Thursday, March 15, 2018

REVIEW: FOX's 'The X-Files' and '9-1-1' (March 14)

Various FOX reviews for March 14, 2018:

The X-Files - Episode 11.09 "Nothing Lasts Forever"
9-1-1 - Episode 1.09 "Trapped"

In 2018, it's impossible to watch every scripted show out there. There are over 450 of them. It's even more impossible to even provide adequate coverage of some of them. Great shows slip through the cracks. Some shows take awhile to figure themselves out. So as a way for me to provide more coverage, I'll just be writing some paragraph reviews of the various shows that aired new episodes on FOX for March 14, 2018. Enjoy!

The X-Files - "Nothing Lasts Forever"
Written by Karen Nielsen and directed by Jim Wong

There has been an undercurrent of finality throughout this entire season. Part of that has been the conversation around the show with Gillian Anderson saying this would be her final appearance as Dana Scully. The writers have also come out and said there would be no show without Scully. So, it does seem like this is it for this show and these characters. As such, it feels like this penultimate episode is as close to the best version of what this revival season aspired to be. There's the complete assumption that next week's mythology-themed finale will be a mess because the previous "My Struggle" episodes have been complete disasters. As such, the audience can look at "Nothing Lasts Forever" as a fitting goodbye to Scully and Mulder. There have been a number of episodes this year that would have been perfectly fine as the series finale. This season has offered many different endings to many different segments of the audience. It's trying to give some kind of satisfying ending to everyone - whether it's the ones who appreciate the humor, the gore, the suspense or the mystery. Mulder and Scully are at an age where they wonder how long they'll conceivably be doing this and if they will continue to have each other in their lives if they stop. They believe they are close to finding the answers they've always wanted. And yet, does that give their lives complete purpose? Would they be satisfied knowing the truth? The show will certainly deliver on that front next week with an answer that will be almost certainly absurd. And that's why it's so easy to appreciate what this hour does. It's the goriest episode of the two revival seasons. In fact, it may rival some of the goriest episodes the show has ever done simply because of the standards of television in 2018. But it's a monster-of-the-week that strongly connects back to the feelings that Mulder and Scully are having. They are battling vampires of sorts who are chasing immortality. They find it by taking the blood and organs from the young and healthy. It's absolutely gross and disgusting. But it also forces Mulder and Scully to reflect on what they believe. Scully has comfort in her faith. But she also believes in Mulder and their relationship. It's so sweet seeing that final scene between them in the church. The mystery of what Scully whispers to Mulder in that moment is the perfect way for the show to end. It won't be. The show may still provide a definitive answer. But right now, it's fun having a little mystery while enjoying the banter between the two leads - especially when Mulder doesn't realize Scully got a hair cut. B+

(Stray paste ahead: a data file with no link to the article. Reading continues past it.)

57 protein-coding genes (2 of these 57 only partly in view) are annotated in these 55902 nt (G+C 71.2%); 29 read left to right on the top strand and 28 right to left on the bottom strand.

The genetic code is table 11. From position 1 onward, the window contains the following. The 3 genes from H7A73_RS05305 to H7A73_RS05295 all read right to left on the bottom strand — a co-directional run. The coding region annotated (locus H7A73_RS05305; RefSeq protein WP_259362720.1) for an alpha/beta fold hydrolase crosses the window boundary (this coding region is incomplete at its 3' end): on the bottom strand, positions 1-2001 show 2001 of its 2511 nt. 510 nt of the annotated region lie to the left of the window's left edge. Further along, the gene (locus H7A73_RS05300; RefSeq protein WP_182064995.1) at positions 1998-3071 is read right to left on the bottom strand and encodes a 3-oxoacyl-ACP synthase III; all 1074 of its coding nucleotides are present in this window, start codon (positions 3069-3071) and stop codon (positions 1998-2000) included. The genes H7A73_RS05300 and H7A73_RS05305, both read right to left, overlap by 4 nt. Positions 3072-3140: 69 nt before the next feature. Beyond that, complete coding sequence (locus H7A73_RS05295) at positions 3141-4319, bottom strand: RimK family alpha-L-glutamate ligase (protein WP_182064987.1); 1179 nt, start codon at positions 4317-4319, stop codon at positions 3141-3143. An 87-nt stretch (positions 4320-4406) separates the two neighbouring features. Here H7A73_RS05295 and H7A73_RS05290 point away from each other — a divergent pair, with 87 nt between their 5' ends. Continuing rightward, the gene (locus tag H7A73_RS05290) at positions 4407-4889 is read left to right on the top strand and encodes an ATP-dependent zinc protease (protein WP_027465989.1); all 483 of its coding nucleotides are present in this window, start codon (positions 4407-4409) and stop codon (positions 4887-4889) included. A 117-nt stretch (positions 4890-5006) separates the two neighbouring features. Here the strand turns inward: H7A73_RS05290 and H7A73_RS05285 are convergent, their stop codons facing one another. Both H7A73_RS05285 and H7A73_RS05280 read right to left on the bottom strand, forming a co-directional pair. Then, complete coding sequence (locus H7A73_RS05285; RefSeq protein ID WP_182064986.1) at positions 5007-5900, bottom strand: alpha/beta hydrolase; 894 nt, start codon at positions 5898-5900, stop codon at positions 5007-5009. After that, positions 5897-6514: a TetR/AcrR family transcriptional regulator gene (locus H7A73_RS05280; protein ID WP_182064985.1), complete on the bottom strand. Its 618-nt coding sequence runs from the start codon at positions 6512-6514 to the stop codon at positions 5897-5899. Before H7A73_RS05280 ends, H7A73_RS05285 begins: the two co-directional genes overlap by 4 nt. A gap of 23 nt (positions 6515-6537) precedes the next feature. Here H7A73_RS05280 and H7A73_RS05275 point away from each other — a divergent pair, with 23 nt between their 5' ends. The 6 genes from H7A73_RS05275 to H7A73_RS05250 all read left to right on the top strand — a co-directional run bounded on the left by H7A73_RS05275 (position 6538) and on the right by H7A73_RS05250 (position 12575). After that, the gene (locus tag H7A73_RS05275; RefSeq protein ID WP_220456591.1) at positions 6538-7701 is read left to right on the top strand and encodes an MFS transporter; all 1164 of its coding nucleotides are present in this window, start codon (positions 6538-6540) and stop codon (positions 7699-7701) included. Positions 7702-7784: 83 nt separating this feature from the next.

9-1-1 - "Trapped"
Directed by Gwyneth Horder-Payton with story by Adam Glass and teleplay by Aristotle Kousakis

The show has really hit the audience over the head this season with the calls the first responders receive all being thematically connected in some way. This week though it's a quite literal connection. The various cases are still separate and tangential. But they all involve someone being trapped in a dire situation. It starts with a homeless man sleeping in a dumpster being crushed by the compactor in a garbage truck. Then, a mother and son are stuck in an elevator that is quickly filling up with water. And finally, there is a hoarder and his brother who are trapped in a house that is filled with booby traps. It's all completely ridiculous - especially the last one. But it's also notable this week that the show follows through with these individuals long after their crises are over. It provides updates on what happened to all of them - with the mother and son being the only ones to actually change because of their emergency. All of this is to really hammer home the idea that Abby and Buck are trapped in uncertain feelings regarding their relationship. Abby feels trapped because of her responsibility caring for her mother. Sure, most of the hard work falls onto Carla. But here, Abby's mom has a quick downfall that does eventually lead to her death. That's a moment that seemed likely to happen this season. It still honestly feels like a weight meant to drag this corner of the world down in the melodrama. Buck worries that he can't have a serious relationship with Abby because she has this other person who demands so much of her attention. Abby also feels she's trapping Buck because she's asking for a lot of emotional support. He still steps up and is willing to be the rock she needs right now. And yet, seeing his freakout about this relationship is very telling that he may not be in the healthiest place to be all that good for Abby. Elsewhere, it's great to see Aisha Hinds get a terrific acting showcase in her big speech to her ex-girlfriend suing for custody. That's a great moment even though I still don't care about that story at all. Everyone is battling over a kid who never appears onscreen. Meanwhile, it's just fun to see Athena having sex with her new young friend while feeling confident to say that she needs to explore what it's like to be single now without having to deal with any of the pressure of a relationship. B-